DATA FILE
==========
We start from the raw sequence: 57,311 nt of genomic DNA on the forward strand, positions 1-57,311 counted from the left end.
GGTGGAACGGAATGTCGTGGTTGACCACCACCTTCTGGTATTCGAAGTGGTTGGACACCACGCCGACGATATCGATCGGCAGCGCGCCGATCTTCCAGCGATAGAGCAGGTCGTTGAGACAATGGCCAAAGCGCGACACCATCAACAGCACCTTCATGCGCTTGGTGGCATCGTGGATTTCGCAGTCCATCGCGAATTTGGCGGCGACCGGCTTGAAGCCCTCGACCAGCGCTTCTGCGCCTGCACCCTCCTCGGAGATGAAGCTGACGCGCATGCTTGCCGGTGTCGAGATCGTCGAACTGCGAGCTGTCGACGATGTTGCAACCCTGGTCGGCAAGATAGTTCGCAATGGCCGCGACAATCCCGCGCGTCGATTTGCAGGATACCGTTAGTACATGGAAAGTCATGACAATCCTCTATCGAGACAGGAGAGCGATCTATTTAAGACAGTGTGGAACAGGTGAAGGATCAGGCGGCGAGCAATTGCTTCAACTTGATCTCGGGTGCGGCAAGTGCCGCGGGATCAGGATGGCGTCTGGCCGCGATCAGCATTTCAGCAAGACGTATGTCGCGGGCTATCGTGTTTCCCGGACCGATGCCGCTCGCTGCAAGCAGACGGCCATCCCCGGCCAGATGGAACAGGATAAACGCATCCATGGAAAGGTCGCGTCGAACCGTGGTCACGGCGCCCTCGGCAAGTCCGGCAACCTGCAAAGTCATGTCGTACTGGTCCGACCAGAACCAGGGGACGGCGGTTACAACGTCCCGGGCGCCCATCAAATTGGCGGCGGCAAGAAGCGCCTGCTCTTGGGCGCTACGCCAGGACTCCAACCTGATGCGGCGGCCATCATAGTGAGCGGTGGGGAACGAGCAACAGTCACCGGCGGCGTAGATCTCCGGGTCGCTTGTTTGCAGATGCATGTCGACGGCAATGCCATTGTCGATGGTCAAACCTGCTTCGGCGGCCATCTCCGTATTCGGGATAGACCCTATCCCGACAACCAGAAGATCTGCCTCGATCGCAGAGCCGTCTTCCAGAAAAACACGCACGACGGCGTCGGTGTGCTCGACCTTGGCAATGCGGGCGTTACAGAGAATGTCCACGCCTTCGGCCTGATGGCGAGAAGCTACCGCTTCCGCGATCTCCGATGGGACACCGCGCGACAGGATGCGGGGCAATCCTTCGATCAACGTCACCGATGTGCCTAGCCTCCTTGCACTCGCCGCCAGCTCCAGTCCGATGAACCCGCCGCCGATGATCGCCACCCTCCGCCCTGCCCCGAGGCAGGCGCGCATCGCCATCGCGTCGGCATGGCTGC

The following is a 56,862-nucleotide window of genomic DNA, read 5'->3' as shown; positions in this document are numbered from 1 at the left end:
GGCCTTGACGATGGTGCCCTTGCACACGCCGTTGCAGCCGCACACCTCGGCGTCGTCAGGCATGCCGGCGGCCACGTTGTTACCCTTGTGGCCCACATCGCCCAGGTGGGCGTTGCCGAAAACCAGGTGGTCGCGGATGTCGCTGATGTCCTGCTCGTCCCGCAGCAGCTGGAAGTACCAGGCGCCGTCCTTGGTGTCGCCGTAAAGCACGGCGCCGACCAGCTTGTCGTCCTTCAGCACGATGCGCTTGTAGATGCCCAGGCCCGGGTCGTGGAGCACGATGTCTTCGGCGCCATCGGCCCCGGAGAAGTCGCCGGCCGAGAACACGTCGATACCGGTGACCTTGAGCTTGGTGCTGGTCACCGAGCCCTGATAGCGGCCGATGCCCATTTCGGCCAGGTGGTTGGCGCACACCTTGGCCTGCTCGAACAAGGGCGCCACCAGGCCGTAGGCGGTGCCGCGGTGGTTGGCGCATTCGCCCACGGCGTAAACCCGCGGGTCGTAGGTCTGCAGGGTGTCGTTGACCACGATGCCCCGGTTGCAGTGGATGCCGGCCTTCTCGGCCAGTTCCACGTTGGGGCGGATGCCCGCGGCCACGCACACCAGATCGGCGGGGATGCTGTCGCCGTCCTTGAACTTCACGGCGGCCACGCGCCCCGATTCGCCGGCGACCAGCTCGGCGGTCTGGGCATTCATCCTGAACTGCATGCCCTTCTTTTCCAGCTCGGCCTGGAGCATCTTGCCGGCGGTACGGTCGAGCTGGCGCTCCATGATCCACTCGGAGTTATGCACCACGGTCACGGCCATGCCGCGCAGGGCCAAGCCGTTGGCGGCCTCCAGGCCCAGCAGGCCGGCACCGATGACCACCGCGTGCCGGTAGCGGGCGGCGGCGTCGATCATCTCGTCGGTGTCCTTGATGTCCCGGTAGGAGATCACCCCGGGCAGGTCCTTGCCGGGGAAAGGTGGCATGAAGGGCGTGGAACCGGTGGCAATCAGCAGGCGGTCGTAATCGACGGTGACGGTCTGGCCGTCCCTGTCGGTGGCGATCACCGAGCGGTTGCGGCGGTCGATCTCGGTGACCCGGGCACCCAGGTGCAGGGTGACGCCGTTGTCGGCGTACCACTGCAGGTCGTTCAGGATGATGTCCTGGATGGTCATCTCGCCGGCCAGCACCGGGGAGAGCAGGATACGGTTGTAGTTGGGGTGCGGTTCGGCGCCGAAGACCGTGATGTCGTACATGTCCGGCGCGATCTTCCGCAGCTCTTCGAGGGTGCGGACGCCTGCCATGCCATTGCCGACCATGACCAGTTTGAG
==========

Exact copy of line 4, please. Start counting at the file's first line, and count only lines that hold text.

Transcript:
GGCCTTGACGATGGTGCCCTTGCACACGCCGTTGCAGCCGCACACCTCGGCGTCGTCAGGCATGCCGGCGGCCACGTTGTTACCCTTGTGGCCCACATCGCCCAGGTGGGCGTTGCCGAAAACCAGGTGGTCGCGGATGTCGCTGATGTCCTGCTCGTCCCGCAGCAGCTGGAAGTACCAGGCGCCGTCCTTGGTGTCGCCGTAAAGCACGGCGCCGACCAGCTTGTCGTCCTTCAGCACGATGCGCTTGTAGATGCCCAGGCCCGGGTCGTGGAGCACGATGTCTTCGGCGCCATCGGCCCCGGAGAAGTCGCCGGCCGAGAACACGTCGATACCGGTGACCTTGAGCTTGGTGCTGGTCACCGAGCCCTGATAGCGGCCGATGCCCATTTCGGCCAGGTGGTTGGCGCACACCTTGGCCTGCTCGAACAAGGGCGCCACCAGGCCGTAGGCGGTGCCGCGGTGGTTGGCGCATTCGCCCACGGCGTAAACCCGCGGGTCGTAGGTCTGCAGGGTGTCGTTGACCACGATGCCCCGGTTGCAGTGGATGCCGGCCTTCTCGGCCAGTTCCACGTTGGGGCGGATGCCCGCGGCCACGCACACCAGATCGGCGGGGATGCTGTCGCCGTCCTTGAACTTCACGGCGGCCACGCGCCCCGATTCGCCGGCGACCAGCTCGGCGGTCTGGGCATTCATCCTGAACTGCATGCCCTTCTTTTCCAGCTCGGCCTGGAGCATCTTGCCGGCGGTACGGTCGAGCTGGCGCTCCATGATCCACTCGGAGTTATGCACCACGGTCACGGCCATGCCGCGCAGGGCCAAGCCGTTGGCGGCCTCCAGGCCCAGCAGGCCGGCACCGATGACCACCGCGTGCCGGTAGCGGGCGGCGGCGTCGATCATCTCGTCGGTGTCCTTGATGTCCCGGTAGGAGATCACCCCGGGCAGGTCCTTGCCGGGGAAAGGTGGCATGAAGGGCGTGGAACCGGTGGCAATCAGCAGGCGGTCGTAATCGACGGTGACGGTCTGGCCGTCCCTGTCGGTGGCGATCACCGAGCGGTTGCGGCGGTCGATCTCGGTGACCCGGGCACCCAGGTGCAGGGTGACGCCGTTGTCGGCGTACCACTGCAGGTCGTTCAGGATGATGTCCTGGATGGTCATCTCGCCGGCCAGCACCGGGGAGAGCAGGATACGGTTGTAGTTGGGGTGCGGTTCGGCGCCGAAGACCGTGATGTCGTACATGTCCGGCGCGATCTTCCGCAGCTCTTCGAGGGTGCGGACGCCTGCCATGCCATTGCCGACCATGACCAGTTTGAG